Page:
Dr. Curtis and colleagues claim to have quantitatively demonstrated for the first time that the emotion of disgust, rather than being a primarily learned reaction, is, in fact, part of humans' biological programming to help protect us from the risks of disease or harm.
In the past, disgust was thought to be more a response to "otherness," to something foreign or not socially acceptable, but some experts agree that this latest study confirms the evolutionary role. According to psychologist Lance Workman, of Cardiff University, even though there may be a cultural component, "disgust is an evolutionary response to dangerous items." Not everybody agrees wholeheartedly, however. Professor Clark McCauley, of Bryn Mawr University, claims that the biological mechanism is just the starting point: "What people today find disgusting goes far beyond what can be understood in the evolutionary sense.... For example, what counts for appropriate care of hair in our society is not the same as in some other societies."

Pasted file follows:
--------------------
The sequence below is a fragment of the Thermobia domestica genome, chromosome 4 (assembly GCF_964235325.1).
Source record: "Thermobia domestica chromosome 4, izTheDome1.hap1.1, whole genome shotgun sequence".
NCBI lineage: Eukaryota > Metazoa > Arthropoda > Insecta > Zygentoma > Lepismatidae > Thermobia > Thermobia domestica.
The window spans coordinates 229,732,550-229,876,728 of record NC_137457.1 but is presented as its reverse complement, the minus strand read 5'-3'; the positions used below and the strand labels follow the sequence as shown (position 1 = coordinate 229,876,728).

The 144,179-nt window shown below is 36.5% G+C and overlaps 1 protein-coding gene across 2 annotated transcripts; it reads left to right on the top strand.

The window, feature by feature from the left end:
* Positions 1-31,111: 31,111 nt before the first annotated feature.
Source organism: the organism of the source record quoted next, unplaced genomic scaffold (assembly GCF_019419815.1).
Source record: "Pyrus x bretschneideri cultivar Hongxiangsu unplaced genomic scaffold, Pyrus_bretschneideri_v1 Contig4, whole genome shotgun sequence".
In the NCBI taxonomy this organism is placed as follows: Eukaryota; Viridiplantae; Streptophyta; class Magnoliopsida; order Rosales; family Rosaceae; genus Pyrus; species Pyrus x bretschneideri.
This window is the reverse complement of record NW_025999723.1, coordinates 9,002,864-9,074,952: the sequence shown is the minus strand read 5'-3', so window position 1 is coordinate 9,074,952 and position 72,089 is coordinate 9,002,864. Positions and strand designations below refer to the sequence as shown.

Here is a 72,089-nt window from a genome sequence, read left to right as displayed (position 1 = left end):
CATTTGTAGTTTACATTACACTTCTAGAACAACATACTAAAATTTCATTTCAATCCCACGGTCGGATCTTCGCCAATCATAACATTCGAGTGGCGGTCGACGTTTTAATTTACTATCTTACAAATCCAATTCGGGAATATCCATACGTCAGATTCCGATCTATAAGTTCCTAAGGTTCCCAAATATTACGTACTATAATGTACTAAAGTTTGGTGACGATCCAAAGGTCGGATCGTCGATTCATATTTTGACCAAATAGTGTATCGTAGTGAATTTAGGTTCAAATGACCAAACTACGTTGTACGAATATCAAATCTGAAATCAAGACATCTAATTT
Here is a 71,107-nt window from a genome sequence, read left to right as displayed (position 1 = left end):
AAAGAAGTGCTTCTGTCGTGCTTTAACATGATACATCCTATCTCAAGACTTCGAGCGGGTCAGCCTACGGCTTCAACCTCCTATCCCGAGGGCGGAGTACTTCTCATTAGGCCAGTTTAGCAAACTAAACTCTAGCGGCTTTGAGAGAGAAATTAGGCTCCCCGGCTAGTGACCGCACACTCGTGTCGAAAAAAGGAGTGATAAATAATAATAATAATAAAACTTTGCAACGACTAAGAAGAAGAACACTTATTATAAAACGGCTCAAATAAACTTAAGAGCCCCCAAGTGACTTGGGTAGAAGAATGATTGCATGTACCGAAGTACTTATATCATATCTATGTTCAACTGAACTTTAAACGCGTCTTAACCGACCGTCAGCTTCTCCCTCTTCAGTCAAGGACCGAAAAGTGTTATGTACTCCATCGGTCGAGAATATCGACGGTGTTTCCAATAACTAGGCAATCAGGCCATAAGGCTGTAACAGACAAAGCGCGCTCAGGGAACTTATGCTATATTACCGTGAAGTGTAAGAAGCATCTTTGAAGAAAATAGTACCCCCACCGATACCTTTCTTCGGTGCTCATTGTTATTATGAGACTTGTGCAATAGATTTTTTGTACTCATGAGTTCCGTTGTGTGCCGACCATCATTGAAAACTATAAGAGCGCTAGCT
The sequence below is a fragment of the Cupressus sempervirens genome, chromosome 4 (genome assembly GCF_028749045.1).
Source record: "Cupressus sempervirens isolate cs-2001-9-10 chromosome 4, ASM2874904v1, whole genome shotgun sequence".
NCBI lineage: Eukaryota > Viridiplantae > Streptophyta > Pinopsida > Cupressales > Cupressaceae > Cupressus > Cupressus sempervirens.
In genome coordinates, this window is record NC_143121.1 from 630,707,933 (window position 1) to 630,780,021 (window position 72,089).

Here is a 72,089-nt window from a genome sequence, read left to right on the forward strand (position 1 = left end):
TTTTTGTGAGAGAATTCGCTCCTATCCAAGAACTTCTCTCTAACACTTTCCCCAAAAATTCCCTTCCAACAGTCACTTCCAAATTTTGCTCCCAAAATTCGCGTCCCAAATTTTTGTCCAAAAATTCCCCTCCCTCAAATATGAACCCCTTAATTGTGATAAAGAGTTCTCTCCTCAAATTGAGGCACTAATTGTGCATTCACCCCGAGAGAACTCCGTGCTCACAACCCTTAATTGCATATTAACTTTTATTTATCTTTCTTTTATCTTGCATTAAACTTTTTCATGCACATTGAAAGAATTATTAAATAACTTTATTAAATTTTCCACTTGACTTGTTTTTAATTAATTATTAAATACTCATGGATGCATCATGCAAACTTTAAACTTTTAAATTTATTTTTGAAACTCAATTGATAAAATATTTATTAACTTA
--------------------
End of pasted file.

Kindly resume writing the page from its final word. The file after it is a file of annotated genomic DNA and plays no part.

Dr. Curtis and her team do acknowledge that although the overall pattern could not have been clearer or more consistent, a certain amount of "disgust behaviour," as with all behavioral patterns, comes from learned experience. After all, what else might explain the fact (reg req'd) that although people from all over the world responded similarly, Australians were the least squeamish?